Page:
The multiplier effect

Kasule added at that point that “having more is not a privilege but a responsibility. If you achieve more, you have to use your experience to create a multiplier effect.”

“I am sure those watching are motivated. It is unbelievable what Kipsiro has done in 10 years.

"Many of us; 90 percent are struggling but the 10 percent, if given a platform to get ideas across and sensitize others, can create a multiplier effect because everything starts with a meeting of ideas like this platform (marathon) offers.

"This is what legends need. You are supposed to switch off this light and switch on this one, not to be in total darkness.

"In Nigeria, Cameroon, and most West African countries, every player that retires starts a foundation. These go on and develop other athletes but the governments are also supporting them with things like land. If you took a player and told  them about Onyango, they would believe Onyango more than the best motivational speaker,” Kasule explained.

Ex SC Villa and Uganda Cranes defender Paul Hasule (RIP). PHOTO/FILE 

Akii-Bua paved the way

Onyango parted by saying “athletes need to be exemplary” and one that continues to be 27 years after his departure from this earth is Uganda’s first Olympic gold medalist John Akii-Bua, whose legacy was highlighted on the show.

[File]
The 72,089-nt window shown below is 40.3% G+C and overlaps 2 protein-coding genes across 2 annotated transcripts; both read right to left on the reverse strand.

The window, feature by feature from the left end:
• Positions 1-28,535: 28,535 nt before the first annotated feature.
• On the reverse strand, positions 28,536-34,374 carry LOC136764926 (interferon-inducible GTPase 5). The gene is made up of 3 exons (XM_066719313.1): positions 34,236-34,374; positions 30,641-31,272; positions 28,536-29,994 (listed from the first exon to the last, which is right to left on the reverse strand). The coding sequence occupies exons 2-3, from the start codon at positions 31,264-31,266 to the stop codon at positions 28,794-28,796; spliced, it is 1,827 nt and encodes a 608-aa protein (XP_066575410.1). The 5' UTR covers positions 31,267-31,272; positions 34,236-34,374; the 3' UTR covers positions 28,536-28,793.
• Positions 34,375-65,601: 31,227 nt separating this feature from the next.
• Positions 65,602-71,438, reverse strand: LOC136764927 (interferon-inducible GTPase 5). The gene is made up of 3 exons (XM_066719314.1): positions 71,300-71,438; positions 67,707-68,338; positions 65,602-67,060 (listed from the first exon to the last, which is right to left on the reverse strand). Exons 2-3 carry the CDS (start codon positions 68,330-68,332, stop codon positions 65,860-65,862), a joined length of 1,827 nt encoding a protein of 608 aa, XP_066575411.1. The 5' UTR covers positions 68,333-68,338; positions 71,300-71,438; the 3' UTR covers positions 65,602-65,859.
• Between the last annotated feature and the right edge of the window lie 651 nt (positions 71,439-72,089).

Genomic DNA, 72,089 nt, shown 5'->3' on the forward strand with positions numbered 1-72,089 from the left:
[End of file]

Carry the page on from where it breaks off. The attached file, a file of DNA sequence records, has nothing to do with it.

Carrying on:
Mwanguhya said, “Others might have won more than him but his story has unquantifiable weight because everything after him was a reference to him” while Kasule added that “while you cannot have one GOAT (greatest of all time), the people who break barriers should always be celebrated and never forgotten” before Kyazze took us down memory lane.

“By the way for those who have watched his movie (The John Akii Bua Story: An African Tragedy), Akii-Bua’s race that helped him qualify for those (Munich 1972) Olympics was held in Wankulukuku and the times needed to be verified severally for him to make it. But you wonder what lessons we have learned if Wankulukuku still looks as shambolic today as it was back then.”

Interestingly, Kipsiro shared that for “the 2001-2004 period” that he was “a student at Standard High School Zana,” he “used to train at Wankulukuku and it was still in a bad state.”

“Government should develop our facilities. For Teryet, it has been 14 years but they keep saying they are working on Phase I, Phase II. Other countries would have finished it in three years.

"For Akii-Bua, winning a medal with a world record (then 47.82 seconds for the 400m hurdles) was not easy. Our government had a lot of challenges then so I really salute him and say he really paved the way for athletics in Uganda,” Kipsiro said.

For the Legends Marathon, the dream is to re-pave the way of success for each and every Ugandan athlete.

The Legends Marathon
Date: April 20
Venue: Nakasero Primary School Ground
Distances: 5km, 21km, 42km
Tickets, Shs50,000 (ordinary), Shs150,000 (C.E.O), Shs200,000/$50 (International)
*To register, go to thelegendsmarathon.com or press *291#, click PAY Merchant and enter merchant code 265072.